In addition, Chair of the House Committee on Transportation and Infrastructure Peter DeFazio (D-OR) and Chair of the Subcommittee on Water Resources and Environment Grace F. Napolitano (D-CA) released a committee report on Pebble Mine. The report asks the Attorney General to investigate Pebble Limited Partnership’s false statements to Congress and its attempts to mislead regulators about the scope of the project. The report recommends that the EPA and the Army Corps of Engineers to revise their regulations and guidelines to crack down on sham permitting and explore legislative protections for the Bristol Bay watershed beyond the 404(c) Clean Water Act actions. Read the report and the press release here.

In early October, Senator Lisa Murkowski (R-AK) also released a Working Waterfronts legislative framework to support industries such as tourism, fisheries, and mariculture. Click here to view the Working Waterfronts framework. After reviewing feedback, we expect the Senator to take this framework back up in the 118th Congress. View the Network’s comments here.

In the final working weeks of the 117th, the final legislative push began on the annual must-pass National Defense Reauthorization (NDAA) bill. The bill includes several maritime and ocean-related provisions, including strengthened prohibitions on imported seafood caught in illegal and unregulated fisheries, and reauthorization and expansion of coral reef and marine mammal conservation efforts, amongst others.

On the administration side, climate change, tribal relations, and IUU remained top priorities. The Biden-Harris administration announced new actions by more than 20 agencies to bolster the federal government’s resilience to the worsening impacts of climate change. These actions are detailed in annual agency adaptation progress reports and highlight an administration-wide commitment to confronting the climate crisis by integrating climate-readiness across every agency’s mission and programs. Read the press release here.

For the first time, the Department of the Interior and NOAA held Tribal consultations with Alaska Native leaders and subsistence users on fisheries protection and restoration. Read the press release from DOI, which contains meeting specifics.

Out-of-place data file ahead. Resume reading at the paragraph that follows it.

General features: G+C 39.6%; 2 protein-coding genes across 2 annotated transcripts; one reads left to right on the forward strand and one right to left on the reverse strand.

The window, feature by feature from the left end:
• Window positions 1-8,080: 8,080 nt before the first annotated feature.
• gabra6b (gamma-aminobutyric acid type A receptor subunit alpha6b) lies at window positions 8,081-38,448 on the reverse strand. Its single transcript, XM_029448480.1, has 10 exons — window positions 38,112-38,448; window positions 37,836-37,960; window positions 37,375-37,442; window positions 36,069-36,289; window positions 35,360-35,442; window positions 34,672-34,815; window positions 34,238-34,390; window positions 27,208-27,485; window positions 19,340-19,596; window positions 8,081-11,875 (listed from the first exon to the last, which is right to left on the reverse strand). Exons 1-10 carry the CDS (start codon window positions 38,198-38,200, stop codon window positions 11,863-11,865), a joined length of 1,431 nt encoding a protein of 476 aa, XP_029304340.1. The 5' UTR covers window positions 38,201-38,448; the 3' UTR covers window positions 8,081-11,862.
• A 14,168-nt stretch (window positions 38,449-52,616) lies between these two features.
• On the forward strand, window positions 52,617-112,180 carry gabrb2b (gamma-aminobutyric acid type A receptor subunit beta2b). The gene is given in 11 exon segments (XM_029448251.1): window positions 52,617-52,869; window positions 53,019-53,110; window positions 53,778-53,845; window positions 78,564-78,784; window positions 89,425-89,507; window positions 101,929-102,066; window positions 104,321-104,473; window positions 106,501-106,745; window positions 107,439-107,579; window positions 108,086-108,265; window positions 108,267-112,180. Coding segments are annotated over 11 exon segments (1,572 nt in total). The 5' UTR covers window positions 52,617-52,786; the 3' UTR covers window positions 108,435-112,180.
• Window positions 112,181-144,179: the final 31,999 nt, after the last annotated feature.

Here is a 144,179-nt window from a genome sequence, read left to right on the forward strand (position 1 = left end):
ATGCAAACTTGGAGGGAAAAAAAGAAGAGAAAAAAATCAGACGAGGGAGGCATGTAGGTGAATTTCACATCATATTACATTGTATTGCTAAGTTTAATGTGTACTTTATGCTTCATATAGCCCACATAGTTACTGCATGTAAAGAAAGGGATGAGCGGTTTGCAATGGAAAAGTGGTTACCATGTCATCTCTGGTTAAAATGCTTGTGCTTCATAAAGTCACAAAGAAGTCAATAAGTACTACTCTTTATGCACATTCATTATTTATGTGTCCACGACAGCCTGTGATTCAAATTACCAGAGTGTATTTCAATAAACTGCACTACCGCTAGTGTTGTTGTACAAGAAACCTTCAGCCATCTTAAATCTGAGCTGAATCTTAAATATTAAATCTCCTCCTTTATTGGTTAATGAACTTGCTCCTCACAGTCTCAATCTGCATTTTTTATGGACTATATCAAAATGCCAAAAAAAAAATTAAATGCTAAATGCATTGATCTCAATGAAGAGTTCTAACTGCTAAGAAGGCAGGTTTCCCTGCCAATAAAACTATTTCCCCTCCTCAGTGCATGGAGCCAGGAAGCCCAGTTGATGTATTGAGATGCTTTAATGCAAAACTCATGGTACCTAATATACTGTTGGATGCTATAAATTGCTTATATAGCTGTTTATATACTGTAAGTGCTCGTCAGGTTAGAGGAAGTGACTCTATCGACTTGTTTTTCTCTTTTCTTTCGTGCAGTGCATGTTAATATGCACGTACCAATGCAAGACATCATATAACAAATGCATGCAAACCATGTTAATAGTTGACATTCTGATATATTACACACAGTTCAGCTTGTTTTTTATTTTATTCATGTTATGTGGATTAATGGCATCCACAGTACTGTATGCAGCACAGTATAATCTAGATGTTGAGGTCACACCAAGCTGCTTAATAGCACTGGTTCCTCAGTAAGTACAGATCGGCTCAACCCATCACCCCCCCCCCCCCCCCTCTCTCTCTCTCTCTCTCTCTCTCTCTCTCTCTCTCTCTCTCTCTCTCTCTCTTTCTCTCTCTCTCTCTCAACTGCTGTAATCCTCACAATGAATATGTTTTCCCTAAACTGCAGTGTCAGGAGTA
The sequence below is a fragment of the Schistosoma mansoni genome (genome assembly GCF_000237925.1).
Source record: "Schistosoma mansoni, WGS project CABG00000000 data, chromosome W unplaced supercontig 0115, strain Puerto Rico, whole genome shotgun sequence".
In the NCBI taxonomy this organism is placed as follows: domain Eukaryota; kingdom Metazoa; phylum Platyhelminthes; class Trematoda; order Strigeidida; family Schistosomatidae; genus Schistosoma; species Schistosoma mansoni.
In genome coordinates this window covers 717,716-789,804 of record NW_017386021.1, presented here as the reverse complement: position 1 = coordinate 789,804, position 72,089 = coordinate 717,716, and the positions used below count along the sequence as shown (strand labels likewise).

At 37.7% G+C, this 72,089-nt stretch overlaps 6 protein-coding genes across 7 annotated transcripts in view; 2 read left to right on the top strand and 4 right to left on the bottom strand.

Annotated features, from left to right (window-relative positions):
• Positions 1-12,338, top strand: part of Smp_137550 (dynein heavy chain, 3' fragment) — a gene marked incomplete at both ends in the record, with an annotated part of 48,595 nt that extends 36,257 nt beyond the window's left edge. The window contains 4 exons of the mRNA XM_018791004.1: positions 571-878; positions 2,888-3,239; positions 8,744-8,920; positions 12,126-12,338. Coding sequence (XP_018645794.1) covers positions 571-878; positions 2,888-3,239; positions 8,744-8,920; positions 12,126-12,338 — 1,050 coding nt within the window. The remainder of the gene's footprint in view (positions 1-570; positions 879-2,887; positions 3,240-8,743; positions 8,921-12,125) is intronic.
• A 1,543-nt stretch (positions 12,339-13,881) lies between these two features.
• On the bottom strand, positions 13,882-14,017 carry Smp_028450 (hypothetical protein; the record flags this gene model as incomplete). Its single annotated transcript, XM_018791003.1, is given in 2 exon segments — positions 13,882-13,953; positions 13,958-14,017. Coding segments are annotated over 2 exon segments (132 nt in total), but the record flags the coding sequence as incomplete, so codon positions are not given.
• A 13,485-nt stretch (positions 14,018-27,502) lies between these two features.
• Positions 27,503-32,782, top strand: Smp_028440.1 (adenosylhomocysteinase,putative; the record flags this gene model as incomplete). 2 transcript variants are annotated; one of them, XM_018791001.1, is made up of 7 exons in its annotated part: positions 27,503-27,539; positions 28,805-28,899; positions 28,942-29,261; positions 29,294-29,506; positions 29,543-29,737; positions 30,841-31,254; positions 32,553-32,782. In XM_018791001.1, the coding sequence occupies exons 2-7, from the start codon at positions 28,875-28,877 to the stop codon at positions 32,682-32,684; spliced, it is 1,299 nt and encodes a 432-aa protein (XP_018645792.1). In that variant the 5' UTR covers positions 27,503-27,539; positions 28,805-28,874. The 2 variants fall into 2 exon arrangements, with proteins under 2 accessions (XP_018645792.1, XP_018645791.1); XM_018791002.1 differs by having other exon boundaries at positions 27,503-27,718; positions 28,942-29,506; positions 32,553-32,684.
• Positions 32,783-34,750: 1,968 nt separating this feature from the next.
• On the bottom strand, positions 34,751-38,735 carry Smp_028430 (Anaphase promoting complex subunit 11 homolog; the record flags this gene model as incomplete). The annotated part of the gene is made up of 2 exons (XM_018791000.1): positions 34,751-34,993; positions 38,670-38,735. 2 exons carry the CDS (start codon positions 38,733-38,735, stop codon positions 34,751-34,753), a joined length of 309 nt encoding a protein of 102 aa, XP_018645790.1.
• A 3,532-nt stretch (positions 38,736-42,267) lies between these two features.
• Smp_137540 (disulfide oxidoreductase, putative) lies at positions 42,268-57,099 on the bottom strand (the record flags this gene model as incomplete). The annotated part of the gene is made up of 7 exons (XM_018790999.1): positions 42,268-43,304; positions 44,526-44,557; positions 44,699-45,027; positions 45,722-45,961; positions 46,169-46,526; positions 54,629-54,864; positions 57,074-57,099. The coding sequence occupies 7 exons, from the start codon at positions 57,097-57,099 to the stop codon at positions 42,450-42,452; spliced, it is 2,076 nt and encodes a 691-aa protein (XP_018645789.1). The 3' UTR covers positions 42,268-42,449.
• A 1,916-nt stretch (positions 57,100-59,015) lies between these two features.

The U.S. Interagency Working Group on IUU Fishing, composed of 21 member agencies, released its wide-reaching National Five-Year Strategy for Combating Illegal, Unreported, and Unregulated Fishing. Read the press release here and the full report here.

Other relevant agency updates include long anticipated guidance on several recreational fishing issues, including NOAA Fisheries’ multi-year transition plan to support the use of Gulf state recreational fishing data in the federal stock assessment and management process. The Transition Plan for Gulf State Recreational Fishing Surveys outlines the agency’s multi-year plan to do this. Read more here.

Finally, NOAA published its first-ever Five-Year Strategic Plan for Aquaculture to guide the agency’s work from 2023-2028. The strategic plan was developed by the NOAA Aquaculture Program, which includes the NOAA Fisheries Office of Aquaculture, the Office of Oceanic and Atmospheric Research’s National Sea Grant Program, and the National Ocean Service’s National Centers for Coastal Ocean Science. Find out more here.

As the end of the 117th Congress nears, avoiding government shutdown is on everyone’s mind. The House and Senate passed a one-week continuing resolution to keep the government funded through December 23rd. The Senate will take up the final bill of the 117th Congress, the FY 2023 omnibus budget. If passed in the Senate on December 21st, it will be sent to the House on the 23rd and, if approved, head to President Biden’s desk for signature.

Looking towards the 118th Congress, committee assignments will be announced in January. We expect the following changes within relevant House committees; on Natural Resources, Bruce Westerman (R-AR) will likely become chair with Ranking Member Raúl Grijalva (D-AZ), on Energy & Commerce, Cathy McMorris Rodgers (R-WA) will likely become chair with Ranking Member Frank Pallone (D-NJ). Ocean-related Senate committees will likely stay the same, leaving Joe Manchin (D-WV) to remain chair of Energy & Natural Resources and John Barrasso (R-WY) to remain ranking member. With the retirement of both senior members of the Senate Appropriations Committee, we expect Patty Murray (D-WA) to become Appropriations chair and Susan Collins (R-ME) to become the ranking member.

About Rob Vandermark

Rob Vandermark is the executive director of the Marine Fish Conservation Network.